Porter is an autonomous luggage concierge designed to transport your luggage from your home to your destination. It is a speculative product design piece imagining how luggage might evolve in the coming age of shared autonomous transit.
Context: Master’s thesis project
When transit changes, luggage changes. As such, Porter is designed for a near future where transit is shared and autonomous. It works as part of a service that moves your luggage on an optimized, independent journey to your destination. Its heavy-duty construction and reinforced shell protect the user’s belongings, while it’s autonomous, self-loading capability minimize the chances of theft by eliminating a stranger’s touch on one’s luggage.
Phase I: Research
While studying user groups who frequently travel (like businesspeople, nomads, and families), I began to notice a common pattern among each of them: disorganized, unsecured luggage. Professor Susan Harlan ofNorth Carolina’s Wake Forest University remarks in her book, Object Lessons, that the “history of luggage is the history of travel, how we travel, and why, and where”, highlighting the luggage piece as the key product in a travel-centered existence.
Historically, innovations around luggage usually occurred after innovations in transit like: powered locomotion, ocean lines, and commercial air travel.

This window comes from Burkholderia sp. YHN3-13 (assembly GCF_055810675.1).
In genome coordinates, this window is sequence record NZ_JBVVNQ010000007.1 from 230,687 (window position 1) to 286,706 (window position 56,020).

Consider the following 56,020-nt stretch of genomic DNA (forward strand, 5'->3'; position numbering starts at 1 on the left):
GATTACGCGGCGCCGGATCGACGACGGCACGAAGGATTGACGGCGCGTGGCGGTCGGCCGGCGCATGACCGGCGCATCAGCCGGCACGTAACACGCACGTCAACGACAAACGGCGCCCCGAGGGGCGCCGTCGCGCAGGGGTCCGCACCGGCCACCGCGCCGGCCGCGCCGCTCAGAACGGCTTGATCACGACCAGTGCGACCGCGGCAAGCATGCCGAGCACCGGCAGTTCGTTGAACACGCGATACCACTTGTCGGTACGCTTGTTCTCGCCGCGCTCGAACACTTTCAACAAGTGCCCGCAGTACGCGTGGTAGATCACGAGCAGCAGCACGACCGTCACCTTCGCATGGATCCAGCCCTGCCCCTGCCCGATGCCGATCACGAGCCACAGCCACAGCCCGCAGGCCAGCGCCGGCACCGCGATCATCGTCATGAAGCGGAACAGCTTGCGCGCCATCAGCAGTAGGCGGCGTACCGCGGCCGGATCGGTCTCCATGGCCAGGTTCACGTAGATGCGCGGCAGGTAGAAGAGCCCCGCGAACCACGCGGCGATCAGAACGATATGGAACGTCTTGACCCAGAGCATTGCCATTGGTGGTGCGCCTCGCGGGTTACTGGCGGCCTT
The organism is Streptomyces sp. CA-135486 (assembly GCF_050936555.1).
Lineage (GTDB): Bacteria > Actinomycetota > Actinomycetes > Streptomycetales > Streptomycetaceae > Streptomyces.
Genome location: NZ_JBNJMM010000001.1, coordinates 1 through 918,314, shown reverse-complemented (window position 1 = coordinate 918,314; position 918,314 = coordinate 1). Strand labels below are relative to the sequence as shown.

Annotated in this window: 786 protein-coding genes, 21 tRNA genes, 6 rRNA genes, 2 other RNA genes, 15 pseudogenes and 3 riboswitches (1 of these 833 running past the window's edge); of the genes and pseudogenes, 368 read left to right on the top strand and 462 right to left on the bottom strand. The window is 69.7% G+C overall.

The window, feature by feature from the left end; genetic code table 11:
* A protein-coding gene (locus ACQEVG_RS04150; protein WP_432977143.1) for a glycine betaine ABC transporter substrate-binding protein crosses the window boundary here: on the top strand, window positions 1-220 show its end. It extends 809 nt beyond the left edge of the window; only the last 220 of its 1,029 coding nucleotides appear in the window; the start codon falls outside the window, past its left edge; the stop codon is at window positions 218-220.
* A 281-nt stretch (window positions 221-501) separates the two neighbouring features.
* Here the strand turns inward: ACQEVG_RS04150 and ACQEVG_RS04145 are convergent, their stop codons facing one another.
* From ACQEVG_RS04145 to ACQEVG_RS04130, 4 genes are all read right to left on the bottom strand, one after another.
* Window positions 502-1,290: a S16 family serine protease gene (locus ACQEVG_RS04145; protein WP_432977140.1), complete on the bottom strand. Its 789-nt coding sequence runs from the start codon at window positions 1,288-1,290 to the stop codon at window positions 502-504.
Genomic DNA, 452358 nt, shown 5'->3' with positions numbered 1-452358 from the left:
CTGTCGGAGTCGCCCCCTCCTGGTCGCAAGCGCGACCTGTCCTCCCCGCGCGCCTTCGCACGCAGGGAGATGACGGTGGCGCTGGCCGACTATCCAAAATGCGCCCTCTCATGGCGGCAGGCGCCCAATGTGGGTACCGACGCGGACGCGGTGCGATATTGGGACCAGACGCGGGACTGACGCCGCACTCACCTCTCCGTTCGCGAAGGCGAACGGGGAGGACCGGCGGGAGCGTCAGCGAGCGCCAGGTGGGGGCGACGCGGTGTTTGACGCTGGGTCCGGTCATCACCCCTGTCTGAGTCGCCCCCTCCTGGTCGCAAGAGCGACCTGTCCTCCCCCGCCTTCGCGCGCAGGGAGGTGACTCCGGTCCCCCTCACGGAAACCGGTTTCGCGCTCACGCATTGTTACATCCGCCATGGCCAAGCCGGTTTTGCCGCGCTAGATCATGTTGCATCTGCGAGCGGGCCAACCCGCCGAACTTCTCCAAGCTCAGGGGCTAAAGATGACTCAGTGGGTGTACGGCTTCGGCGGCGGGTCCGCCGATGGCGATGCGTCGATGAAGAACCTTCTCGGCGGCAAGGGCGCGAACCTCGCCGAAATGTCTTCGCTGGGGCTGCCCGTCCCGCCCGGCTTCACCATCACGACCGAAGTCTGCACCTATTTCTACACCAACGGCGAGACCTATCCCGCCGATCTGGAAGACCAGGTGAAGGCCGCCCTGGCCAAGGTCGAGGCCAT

I identified 4 core user groups to design for: digital nomads, wheelchair users, families with children, and business travelers.
Phase II: Synthesis & Framing
Building on my research, I created a journey map of how users interact with luggage throughout a trip involving an airplane or train. In order to better envision the future context I would be designing for, I created a speculative newspaper and wrote several articles to capture a typical day in a highly-automated, multi-modal transit future.
Phase III: Prototyping
After reviewing my journey map and design fictions together, I realized that automation will allow for a far more streamlined luggage journey in the future. Subsequently, I storyboarded a product that might hint at a fully autonomous future luggage system.